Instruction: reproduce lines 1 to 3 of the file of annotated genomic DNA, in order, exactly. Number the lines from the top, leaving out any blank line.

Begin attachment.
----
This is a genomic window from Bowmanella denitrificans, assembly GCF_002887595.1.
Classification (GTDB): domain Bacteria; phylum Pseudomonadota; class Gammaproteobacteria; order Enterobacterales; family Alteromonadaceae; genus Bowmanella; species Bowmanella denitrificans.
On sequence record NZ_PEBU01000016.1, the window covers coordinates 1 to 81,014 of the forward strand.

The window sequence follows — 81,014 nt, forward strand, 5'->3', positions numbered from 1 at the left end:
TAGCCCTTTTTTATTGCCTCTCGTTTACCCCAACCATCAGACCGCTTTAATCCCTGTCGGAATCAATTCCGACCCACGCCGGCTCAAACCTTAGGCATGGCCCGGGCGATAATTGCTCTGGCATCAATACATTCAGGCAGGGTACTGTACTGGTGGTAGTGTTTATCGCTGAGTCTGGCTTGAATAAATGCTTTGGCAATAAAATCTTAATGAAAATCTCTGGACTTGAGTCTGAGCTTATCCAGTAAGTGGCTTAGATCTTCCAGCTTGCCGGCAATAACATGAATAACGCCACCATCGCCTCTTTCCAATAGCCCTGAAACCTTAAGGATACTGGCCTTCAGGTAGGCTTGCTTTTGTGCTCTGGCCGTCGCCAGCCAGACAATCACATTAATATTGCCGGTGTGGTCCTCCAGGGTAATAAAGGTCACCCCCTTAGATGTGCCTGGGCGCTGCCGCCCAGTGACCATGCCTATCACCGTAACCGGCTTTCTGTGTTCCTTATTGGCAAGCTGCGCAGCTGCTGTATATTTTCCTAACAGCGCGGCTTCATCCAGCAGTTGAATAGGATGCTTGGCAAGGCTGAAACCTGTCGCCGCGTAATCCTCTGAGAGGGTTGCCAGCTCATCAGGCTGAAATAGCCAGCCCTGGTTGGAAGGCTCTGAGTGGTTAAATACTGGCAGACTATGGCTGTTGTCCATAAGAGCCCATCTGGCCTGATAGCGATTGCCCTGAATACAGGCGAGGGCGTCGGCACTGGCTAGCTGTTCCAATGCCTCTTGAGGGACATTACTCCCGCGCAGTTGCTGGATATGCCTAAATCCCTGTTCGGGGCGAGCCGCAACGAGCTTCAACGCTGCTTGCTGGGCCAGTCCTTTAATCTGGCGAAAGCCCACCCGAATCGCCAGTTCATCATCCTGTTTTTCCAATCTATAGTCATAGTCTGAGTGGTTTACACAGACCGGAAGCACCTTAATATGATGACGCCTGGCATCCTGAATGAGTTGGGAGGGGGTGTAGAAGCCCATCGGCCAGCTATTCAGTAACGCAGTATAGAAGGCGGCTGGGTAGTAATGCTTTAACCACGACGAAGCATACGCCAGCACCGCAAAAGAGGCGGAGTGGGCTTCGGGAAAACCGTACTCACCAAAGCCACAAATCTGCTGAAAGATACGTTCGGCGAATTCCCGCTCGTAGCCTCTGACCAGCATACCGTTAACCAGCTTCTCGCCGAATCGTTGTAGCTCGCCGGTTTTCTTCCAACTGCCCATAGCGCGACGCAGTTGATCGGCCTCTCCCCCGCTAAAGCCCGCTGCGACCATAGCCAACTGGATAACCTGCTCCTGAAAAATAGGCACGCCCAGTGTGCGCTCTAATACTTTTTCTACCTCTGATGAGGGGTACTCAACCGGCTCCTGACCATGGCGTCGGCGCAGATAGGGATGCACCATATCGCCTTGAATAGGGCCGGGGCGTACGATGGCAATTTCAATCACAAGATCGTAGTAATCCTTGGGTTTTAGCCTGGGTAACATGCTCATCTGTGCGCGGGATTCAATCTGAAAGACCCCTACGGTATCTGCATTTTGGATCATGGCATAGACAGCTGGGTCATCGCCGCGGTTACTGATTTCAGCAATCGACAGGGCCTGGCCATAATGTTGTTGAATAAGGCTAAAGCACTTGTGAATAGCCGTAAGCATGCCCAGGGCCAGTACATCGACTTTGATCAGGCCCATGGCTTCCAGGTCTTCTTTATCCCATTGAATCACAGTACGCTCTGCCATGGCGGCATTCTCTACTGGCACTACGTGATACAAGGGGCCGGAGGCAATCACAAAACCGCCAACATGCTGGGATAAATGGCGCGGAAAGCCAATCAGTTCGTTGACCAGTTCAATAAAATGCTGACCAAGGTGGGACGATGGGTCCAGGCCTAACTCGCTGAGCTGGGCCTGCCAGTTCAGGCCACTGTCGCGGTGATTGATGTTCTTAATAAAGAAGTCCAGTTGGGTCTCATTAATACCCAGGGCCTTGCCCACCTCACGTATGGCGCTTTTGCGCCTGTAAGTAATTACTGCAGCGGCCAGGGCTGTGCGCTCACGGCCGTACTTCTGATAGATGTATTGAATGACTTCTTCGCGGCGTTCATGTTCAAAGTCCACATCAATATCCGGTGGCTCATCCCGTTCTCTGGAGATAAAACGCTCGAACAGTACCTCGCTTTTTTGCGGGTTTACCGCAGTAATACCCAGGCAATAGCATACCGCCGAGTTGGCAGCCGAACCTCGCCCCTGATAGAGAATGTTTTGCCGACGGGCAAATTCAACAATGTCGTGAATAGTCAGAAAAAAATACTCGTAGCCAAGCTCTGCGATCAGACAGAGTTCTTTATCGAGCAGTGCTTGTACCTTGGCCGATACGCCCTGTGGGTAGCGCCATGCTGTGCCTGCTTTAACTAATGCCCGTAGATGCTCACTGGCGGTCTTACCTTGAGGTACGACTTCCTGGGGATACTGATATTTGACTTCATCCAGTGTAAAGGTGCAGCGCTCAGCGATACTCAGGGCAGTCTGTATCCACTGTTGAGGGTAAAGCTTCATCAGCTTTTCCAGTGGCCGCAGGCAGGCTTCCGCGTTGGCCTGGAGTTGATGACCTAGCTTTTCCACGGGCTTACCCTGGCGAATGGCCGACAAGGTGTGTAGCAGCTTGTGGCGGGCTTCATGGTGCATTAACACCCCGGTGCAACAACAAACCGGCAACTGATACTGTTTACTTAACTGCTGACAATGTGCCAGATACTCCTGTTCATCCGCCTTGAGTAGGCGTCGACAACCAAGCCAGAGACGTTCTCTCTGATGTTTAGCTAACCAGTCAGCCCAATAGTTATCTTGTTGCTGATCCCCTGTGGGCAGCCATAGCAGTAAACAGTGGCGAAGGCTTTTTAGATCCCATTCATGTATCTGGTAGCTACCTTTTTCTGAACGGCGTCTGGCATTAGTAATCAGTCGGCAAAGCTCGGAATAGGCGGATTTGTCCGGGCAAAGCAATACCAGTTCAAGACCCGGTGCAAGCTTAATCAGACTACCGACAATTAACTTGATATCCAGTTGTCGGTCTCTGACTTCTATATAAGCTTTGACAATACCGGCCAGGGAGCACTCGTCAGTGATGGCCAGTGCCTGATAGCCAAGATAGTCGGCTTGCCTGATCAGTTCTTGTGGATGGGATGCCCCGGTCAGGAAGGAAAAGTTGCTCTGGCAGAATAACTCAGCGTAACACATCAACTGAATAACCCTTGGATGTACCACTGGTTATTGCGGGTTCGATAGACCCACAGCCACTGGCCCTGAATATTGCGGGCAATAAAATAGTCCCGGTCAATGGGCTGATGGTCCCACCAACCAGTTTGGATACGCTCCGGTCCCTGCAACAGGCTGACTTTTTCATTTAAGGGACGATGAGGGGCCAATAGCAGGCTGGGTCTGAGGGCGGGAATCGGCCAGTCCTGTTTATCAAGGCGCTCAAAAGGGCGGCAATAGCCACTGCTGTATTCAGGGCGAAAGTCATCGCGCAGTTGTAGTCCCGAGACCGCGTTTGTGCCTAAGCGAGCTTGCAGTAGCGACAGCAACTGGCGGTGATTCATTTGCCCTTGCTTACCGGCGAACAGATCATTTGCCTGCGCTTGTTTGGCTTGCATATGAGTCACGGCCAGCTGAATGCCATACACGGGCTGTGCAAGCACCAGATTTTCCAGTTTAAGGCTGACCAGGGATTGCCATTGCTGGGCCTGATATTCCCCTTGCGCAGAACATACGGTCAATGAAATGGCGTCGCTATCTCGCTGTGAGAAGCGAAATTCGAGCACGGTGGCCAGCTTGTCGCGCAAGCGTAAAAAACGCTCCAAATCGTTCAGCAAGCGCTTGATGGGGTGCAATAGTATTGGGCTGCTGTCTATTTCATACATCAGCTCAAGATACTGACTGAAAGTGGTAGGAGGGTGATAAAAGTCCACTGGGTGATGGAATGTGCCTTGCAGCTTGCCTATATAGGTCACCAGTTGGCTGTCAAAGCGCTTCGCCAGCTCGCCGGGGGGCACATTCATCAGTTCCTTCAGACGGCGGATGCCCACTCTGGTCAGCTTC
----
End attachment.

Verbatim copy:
This is a genomic window from Bowmanella denitrificans, assembly GCF_002887595.1.
Classification (GTDB): domain Bacteria; phylum Pseudomonadota; class Gammaproteobacteria; order Enterobacterales; family Alteromonadaceae; genus Bowmanella; species Bowmanella denitrificans.
On sequence record NZ_PEBU01000016.1, the window covers coordinates 1 to 81,014 of the forward strand.